MINNEAPOLIS — In a game which played out as anticipated, the Minnesota Golden Gophers used a late goal by captain Erik Westrum to edge past the Alaska-Anchorage Seawolves 2-1 Friday night at Mariucci Arena.
Westrum’s team-leading sixth goal — on the Gophers’ second power play of the game — came moments after his teammates had killed off his ill-considered slashing penalty, taking Westrum from potential goat to hero with one movement of the stick.
The tally was set up by defenseman Dylan Mills and John Pohl cycling the puck high in the zone. From the point, Mills found Westrum parked alongside the net, and the senior center somehow banged home a turnaround shot that banked off goaltender Chris King, setting up a frantic — but scoreless — final two minutes.
“I had faith in our guys to kill [the penalty], said Westrum, who “redeemed himself as only he can,” according to Gopher head coach Don Lucia.
“It was exactly the type of game I expected — tight, low-scoring,” said Lucia. “I felt we were in control tonight, and I just didn’t want us to give up the turnover that would hurt us. [UAA] thrives on those.”
UAA’s well-known discipline governed play, despite the Gophers’ accumulation of 34 shots on goal to Anchorage’s 23. Neither team was able to control the puck for long stretches as Minnesota was held to its lowest scoring output of the young season.
Both the Gophers’ Adam Hauser and the Seawolves’ King were solid in net, though few of the saves on either side were of the spectacular variety, as both teams were forced to battle hard for their scoring chances.
In the early going, the Gophers looked capable of reproducing their offense of last Saturday, when they scored nine goals against Minnesota-Duluth. But after consecutive short-range chances for Westrum and a pipe by Pohl, the ‘Wolves settled into a defensive routine familiar to those who have seen them play under head coach Dean Talafous.
The first crack appeared just past the 11-minute mark on Dan Gilkerson’s interference call, holding freshman Troy Riddle in the Seawolf zone. Minnesota’s best scoring chance, a redirection of a Dylan Mills point shot by North Dakota import Grant Potulny, fooled the crowd and Potulny both into thinking the hosts had forged ahead, but the puck rattled out of the crease as play continued.
At 15:34, however, the Gophers scored for real. A Jordan Leopold outlet pass allowed speedster Riddle to split the defense, taking a high wrister over King for his fifth goal of the season and a 1-0 Minnesota lead. Bruising blueliner Matt DeMarchi picked up the second assist upon review, his third helper of the year.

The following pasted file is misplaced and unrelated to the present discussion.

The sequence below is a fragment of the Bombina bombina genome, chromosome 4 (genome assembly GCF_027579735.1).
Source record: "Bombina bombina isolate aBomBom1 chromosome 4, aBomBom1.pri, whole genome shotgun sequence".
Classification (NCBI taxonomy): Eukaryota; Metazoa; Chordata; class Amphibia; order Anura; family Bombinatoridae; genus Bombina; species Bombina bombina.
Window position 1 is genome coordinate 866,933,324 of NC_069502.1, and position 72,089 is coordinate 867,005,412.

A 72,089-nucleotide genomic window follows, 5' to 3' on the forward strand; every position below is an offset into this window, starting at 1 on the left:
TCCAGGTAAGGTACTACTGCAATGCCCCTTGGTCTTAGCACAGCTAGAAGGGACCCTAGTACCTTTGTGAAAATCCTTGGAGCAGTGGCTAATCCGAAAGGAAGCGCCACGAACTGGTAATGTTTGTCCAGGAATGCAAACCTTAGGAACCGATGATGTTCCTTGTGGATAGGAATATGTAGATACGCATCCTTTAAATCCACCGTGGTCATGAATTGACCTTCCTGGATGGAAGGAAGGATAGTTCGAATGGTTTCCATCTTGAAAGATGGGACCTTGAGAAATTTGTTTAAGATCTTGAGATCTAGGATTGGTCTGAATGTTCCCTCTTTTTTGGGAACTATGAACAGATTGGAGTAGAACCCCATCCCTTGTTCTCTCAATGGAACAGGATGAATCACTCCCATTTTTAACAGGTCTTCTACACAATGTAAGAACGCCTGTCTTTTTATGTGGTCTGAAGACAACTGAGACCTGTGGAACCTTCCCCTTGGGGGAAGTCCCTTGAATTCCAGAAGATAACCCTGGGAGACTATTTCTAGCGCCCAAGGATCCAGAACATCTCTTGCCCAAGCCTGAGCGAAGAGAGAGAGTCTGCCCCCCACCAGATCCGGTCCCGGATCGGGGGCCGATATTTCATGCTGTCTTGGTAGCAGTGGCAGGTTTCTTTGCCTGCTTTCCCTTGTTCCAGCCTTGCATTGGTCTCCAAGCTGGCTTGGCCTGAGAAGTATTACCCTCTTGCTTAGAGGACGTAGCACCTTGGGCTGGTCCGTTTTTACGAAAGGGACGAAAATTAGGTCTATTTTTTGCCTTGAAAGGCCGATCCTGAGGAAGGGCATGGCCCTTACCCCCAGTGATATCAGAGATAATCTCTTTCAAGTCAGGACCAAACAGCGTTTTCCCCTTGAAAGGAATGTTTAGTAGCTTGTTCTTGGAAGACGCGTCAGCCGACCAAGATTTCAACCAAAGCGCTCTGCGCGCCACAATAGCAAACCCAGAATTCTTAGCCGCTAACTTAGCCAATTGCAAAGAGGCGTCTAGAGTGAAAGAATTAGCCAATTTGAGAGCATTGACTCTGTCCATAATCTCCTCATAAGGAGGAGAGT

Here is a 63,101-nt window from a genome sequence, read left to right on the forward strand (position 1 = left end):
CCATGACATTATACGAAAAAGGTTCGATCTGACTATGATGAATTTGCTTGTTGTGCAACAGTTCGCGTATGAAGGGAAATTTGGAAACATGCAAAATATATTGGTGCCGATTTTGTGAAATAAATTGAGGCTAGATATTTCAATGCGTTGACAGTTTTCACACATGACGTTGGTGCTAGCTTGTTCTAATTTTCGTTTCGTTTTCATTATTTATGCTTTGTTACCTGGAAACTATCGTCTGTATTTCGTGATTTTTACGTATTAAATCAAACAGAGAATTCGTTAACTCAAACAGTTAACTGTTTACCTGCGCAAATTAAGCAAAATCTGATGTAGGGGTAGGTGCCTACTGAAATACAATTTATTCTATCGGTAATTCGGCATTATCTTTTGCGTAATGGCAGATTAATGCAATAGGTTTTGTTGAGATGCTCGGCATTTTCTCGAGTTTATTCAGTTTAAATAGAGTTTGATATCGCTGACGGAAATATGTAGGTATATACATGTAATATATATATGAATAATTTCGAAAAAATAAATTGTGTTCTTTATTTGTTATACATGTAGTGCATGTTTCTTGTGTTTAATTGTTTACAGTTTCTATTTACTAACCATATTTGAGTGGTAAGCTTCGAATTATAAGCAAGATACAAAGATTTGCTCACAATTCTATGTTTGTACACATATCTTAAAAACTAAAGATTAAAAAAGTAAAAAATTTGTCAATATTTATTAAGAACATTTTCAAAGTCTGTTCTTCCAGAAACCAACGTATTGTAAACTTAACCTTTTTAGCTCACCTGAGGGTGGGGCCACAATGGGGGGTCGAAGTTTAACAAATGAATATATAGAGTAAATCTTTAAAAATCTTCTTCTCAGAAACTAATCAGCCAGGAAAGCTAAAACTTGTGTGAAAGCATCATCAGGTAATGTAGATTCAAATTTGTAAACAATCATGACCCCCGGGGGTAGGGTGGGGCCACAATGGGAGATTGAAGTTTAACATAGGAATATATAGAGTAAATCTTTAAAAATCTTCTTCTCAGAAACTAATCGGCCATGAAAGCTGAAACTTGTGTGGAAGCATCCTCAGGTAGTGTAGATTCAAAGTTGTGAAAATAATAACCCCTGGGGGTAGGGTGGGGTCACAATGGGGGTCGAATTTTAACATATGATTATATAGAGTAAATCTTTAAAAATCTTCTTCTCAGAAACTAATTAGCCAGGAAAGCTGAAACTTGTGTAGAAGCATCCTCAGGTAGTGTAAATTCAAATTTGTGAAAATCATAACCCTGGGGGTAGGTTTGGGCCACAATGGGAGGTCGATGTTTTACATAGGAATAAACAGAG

UAA, though, answered immediately with captain Reg Simon and Joe Garvin getting shots in close before a Steve Cygan goal at 18:51 knotted it up. The 5-7 speed merchant took a Mike Scott pass up the middle, fighting through one defender for a one-handed shot that dented the twine high in the net for his team-leading fourth tally. Linemate Gregg Zaporzan also assisted on the play.
“He’s a lot faster on the ice than he is on the video,” said Hauser.
The second period featured more of the same brand of hockey, with the hosts helping King out by repeatedly shooting the puck into his body. Morgan Roach took a shot at putting UAA in front early, but Hauser squeezed the pads on his stuff try, and then stopped rookie Pete Talafous on the rebound.
For the Gophers, freshman Matt Koalska continued the offense with a wraparound attempt and a backhander from the slot, but neither was good enough to beat King. Jon Waibel was next, coming out of the corner for a stuff try at 11:00, but again King was equal to the task.
Alaska-Anchorage got its first power play of the evening on a Koalska trip of Cygan, but an ineffectual two minutes followed, with the puck spending as much time in the UAA end as elsewhere.
Minnesota turned up the heat a bit to open the third, accumulating a 7-2 advantage in shots on goal by the ten-minute mark, but still the score remained even. Westrum had another chance on a puck scooting through the crease minutes later, but could not get his stick on it as he was ridden off the play.
Two minutes after that, Ben Tharp appeared to be tripped up by rookie center Dallas Steward, but no call ensued, provoking the wrath of the increasingly-restless Mariucci crowd. Instead, it was Westrum who picked up a slashing penalty seconds later, putting UAA on its second power play.
But the Gophers successfully killed that man-advantage as well, and moments after the end of the power play a hold called against UAA’s Petr Chytka set up the winning goal.
Minnesota (5-0-0) and Alaska-Anchorage (2-3-0) meet again Saturday night at Mariucci Arena.